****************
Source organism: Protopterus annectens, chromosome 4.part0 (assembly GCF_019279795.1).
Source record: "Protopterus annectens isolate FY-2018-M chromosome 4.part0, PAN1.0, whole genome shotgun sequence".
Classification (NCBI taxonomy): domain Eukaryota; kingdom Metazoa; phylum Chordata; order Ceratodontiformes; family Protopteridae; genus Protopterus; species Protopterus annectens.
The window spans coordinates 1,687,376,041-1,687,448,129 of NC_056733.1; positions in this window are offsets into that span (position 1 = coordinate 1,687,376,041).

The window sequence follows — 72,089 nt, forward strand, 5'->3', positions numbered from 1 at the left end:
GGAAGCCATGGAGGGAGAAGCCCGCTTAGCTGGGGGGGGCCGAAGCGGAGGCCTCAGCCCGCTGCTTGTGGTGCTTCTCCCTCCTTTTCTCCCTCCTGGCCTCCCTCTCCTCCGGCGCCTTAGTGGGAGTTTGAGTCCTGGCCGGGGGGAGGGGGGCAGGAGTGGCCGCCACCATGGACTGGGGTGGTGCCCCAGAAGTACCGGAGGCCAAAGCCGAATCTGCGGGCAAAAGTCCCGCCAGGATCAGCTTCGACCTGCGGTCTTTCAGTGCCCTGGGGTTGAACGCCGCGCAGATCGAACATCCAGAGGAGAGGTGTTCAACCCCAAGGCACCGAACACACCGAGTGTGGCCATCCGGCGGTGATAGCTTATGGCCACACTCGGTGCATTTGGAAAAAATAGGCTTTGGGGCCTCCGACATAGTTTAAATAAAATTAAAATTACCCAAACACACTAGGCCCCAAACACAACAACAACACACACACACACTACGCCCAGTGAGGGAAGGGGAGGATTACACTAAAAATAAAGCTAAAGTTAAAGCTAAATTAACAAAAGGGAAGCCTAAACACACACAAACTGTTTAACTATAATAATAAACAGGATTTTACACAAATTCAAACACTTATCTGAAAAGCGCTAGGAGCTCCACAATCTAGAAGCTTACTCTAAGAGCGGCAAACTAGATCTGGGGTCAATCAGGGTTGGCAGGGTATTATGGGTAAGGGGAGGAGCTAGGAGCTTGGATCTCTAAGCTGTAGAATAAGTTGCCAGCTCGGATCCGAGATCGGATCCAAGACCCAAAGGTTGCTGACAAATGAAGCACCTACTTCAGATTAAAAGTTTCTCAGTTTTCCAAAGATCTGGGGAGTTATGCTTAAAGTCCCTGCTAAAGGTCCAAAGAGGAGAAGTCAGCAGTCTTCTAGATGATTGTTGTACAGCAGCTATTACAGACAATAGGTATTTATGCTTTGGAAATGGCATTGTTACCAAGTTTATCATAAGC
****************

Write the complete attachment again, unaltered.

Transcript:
Source organism: Protopterus annectens, chromosome 4.part0 (assembly GCF_019279795.1).
Source record: "Protopterus annectens isolate FY-2018-M chromosome 4.part0, PAN1.0, whole genome shotgun sequence".
Classification (NCBI taxonomy): domain Eukaryota; kingdom Metazoa; phylum Chordata; order Ceratodontiformes; family Protopteridae; genus Protopterus; species Protopterus annectens.
The window spans coordinates 1,687,376,041-1,687,448,129 of NC_056733.1; positions in this window are offsets into that span (position 1 = coordinate 1,687,376,041).

The window sequence follows — 72,089 nt, forward strand, 5'->3', positions numbered from 1 at the left end:
GGAAGCCATGGAGGGAGAAGCCCGCTTAGCTGGGGGGGGCCGAAGCGGAGGCCTCAGCCCGCTGCTTGTGGTGCTTCTCCCTCCTTTTCTCCCTCCTGGCCTCCCTCTCCTCCGGCGCCTTAGTGGGAGTTTGAGTCCTGGCCGGGGGGAGGGGGGCAGGAGTGGCCGCCACCATGGACTGGGGTGGTGCCCCAGAAGTACCGGAGGCCAAAGCCGAATCTGCGGGCAAAAGTCCCGCCAGGATCAGCTTCGACCTGCGGTCTTTCAGTGCCCTGGGGTTGAACGCCGCGCAGATCGAACATCCAGAGGAGAGGTGTTCAACCCCAAGGCACCGAACACACCGAGTGTGGCCATCCGGCGGTGATAGCTTATGGCCACACTCGGTGCATTTGGAAAAAATAGGCTTTGGGGCCTCCGACATAGTTTAAATAAAATTAAAATTACCCAAACACACTAGGCCCCAAACACAACAACAACACACACACACACTACGCCCAGTGAGGGAAGGGGAGGATTACACTAAAAATAAAGCTAAAGTTAAAGCTAAATTAACAAAAGGGAAGCCTAAACACACACAAACTGTTTAACTATAATAATAAACAGGATTTTACACAAATTCAAACACTTATCTGAAAAGCGCTAGGAGCTCCACAATCTAGAAGCTTACTCTAAGAGCGGCAAACTAGATCTGGGGTCAATCAGGGTTGGCAGGGTATTATGGGTAAGGGGAGGAGCTAGGAGCTTGGATCTCTAAGCTGTAGAATAAGTTGCCAGCTCGGATCCGAGATCGGATCCAAGACCCAAAGGTTGCTGACAAATGAAGCACCTACTTCAGATTAAAAGTTTCTCAGTTTTCCAAAGATCTGGGGAGTTATGCTTAAAGTCCCTGCTAAAGGTCCAAAGAGGAGAAGTCAGCAGTCTTCTAGATGATTGTTGTACAGCAGCTATTACAGACAATAGGTATTTATGCTTTGGAAATGGCATTGTTACCAAGTTTATCATAAGC